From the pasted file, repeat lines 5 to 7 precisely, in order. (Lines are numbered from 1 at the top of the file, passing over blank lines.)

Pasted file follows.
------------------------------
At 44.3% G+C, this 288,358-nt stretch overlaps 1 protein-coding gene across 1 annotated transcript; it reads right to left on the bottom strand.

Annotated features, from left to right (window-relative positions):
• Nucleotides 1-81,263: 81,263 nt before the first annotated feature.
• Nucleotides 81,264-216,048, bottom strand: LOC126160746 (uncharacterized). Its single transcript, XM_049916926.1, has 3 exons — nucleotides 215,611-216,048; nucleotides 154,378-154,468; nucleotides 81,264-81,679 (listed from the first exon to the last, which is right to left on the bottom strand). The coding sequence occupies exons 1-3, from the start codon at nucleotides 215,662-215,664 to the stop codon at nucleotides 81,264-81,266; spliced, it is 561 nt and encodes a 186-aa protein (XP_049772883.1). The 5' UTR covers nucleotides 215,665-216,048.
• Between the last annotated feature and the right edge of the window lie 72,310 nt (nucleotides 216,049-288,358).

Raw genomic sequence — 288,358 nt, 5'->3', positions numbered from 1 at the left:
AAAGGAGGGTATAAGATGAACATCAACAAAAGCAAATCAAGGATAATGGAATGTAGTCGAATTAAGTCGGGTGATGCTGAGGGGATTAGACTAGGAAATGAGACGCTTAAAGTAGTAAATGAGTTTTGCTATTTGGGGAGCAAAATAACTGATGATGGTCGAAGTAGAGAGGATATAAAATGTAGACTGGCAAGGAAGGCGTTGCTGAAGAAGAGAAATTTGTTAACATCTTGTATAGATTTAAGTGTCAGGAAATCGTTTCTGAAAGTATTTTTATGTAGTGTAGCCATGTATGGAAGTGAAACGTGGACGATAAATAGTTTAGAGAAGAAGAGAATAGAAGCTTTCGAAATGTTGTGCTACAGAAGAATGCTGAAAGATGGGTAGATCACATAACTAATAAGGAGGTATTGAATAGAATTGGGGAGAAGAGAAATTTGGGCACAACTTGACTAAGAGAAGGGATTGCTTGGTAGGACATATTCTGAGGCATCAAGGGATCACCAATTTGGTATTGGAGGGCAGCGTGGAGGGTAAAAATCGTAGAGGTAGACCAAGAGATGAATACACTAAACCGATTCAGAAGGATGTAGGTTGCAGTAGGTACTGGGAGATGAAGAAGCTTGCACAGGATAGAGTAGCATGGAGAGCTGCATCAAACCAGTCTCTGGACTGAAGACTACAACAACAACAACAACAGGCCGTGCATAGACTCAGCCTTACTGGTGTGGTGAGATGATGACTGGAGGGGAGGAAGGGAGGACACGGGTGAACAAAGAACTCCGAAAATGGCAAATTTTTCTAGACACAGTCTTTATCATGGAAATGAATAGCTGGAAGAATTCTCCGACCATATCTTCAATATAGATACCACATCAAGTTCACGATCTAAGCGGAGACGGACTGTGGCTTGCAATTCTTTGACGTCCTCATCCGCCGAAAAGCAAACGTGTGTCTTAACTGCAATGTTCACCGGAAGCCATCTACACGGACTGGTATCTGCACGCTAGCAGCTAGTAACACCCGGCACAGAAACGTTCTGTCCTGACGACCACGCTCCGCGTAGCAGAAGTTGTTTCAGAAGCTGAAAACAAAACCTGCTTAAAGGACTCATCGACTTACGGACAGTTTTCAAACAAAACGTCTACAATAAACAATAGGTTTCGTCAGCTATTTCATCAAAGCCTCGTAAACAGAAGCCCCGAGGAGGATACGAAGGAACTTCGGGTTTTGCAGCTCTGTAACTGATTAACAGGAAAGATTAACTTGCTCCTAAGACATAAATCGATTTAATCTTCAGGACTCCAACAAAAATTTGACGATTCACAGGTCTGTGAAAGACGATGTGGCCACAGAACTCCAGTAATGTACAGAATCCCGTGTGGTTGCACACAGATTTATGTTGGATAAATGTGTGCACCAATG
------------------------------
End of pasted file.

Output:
• Between the last annotated feature and the right edge of the window lie 72,310 nt (nucleotides 216,049-288,358).

Raw genomic sequence — 288,358 nt, 5'->3', positions numbered from 1 at the left:
AAAGGAGGGTATAAGATGAACATCAACAAAAGCAAATCAAGGATAATGGAATGTAGTCGAATTAAGTCGGGTGATGCTGAGGGGATTAGACTAGGAAATGAGACGCTTAAAGTAGTAAATGAGTTTTGCTATTTGGGGAGCAAAATAACTGATGATGGTCGAAGTAGAGAGGATATAAAATGTAGACTGGCAAGGAAGGCGTTGCTGAAGAAGAGAAATTTGTTAACATCTTGTATAGATTTAAGTGTCAGGAAATCGTTTCTGAAAGTATTTTTATGTAGTGTAGCCATGTATGGAAGTGAAACGTGGACGATAAATAGTTTAGAGAAGAAGAGAATAGAAGCTTTCGAAATGTTGTGCTACAGAAGAATGCTGAAAGATGGGTAGATCACATAACTAATAAGGAGGTATTGAATAGAATTGGGGAGAAGAGAAATTTGGGCACAACTTGACTAAGAGAAGGGATTGCTTGGTAGGACATATTCTGAGGCATCAAGGGATCACCAATTTGGTATTGGAGGGCAGCGTGGAGGGTAAAAATCGTAGAGGTAGACCAAGAGATGAATACACTAAACCGATTCAGAAGGATGTAGGTTGCAGTAGGTACTGGGAGATGAAGAAGCTTGCACAGGATAGAGTAGCATGGAGAGCTGCATCAAACCAGTCTCTGGACTGAAGACTACAACAACAACAACAACAGGCCGTGCATAGACTCAGCCTTACTGGTGTGGTGAGATGATGACTGGAGGGGAGGAAGGGAGGACACGGGTGAACAAAGAACTCCGAAAATGGCAAATTTTTCTAGACACAGTCTTTATCATGGAAATGAATAGCTGGAAGAATTCTCCGACCATATCTTCAATATAGATACCACATCAAGTTCACGATCTAAGCGGAGACGGACTGTGGCTTGCAATTCTTTGACGTCCTCATCCGCCGAAAAGCAAACGTGTGTCTTAACTGCAATGTTCACCGGAAGCCATCTACACGGACTGGTATCTGCACGCTAGCAGCTAGTAACACCCGGCACAGAAACGTTCTGTCCTGACGACCACGCTCCGCGTAGCAGAAGTTGTTTCAGAAGCTGAAAACAAAACCTGCTTAAAGGACTCATCGACTTACGGACAGTTTTCAAACAAAACGTCTACAATAAACAATAGGTTTCGTCAGCTATTTCATCAAAGCCTCGTAAACAGAAGCCCCGAGGAGGATACGAAGGAACTTCGGGTTTTGCAGCTCTGTAACTGATTAACAGGAAAGATTAACTTGCTCCTAAGACATAAATCGATTTAATCTTCAGGACTCCAACAAAAATTTGACGATTCACAGGTCTGTGAAAGACGATGTGGCCACAGAACTCCAGTAATGTACAGAATCCCGTGTGGTTGCACACAGATTTATGTTGGATAAATGTGTGCACCAATG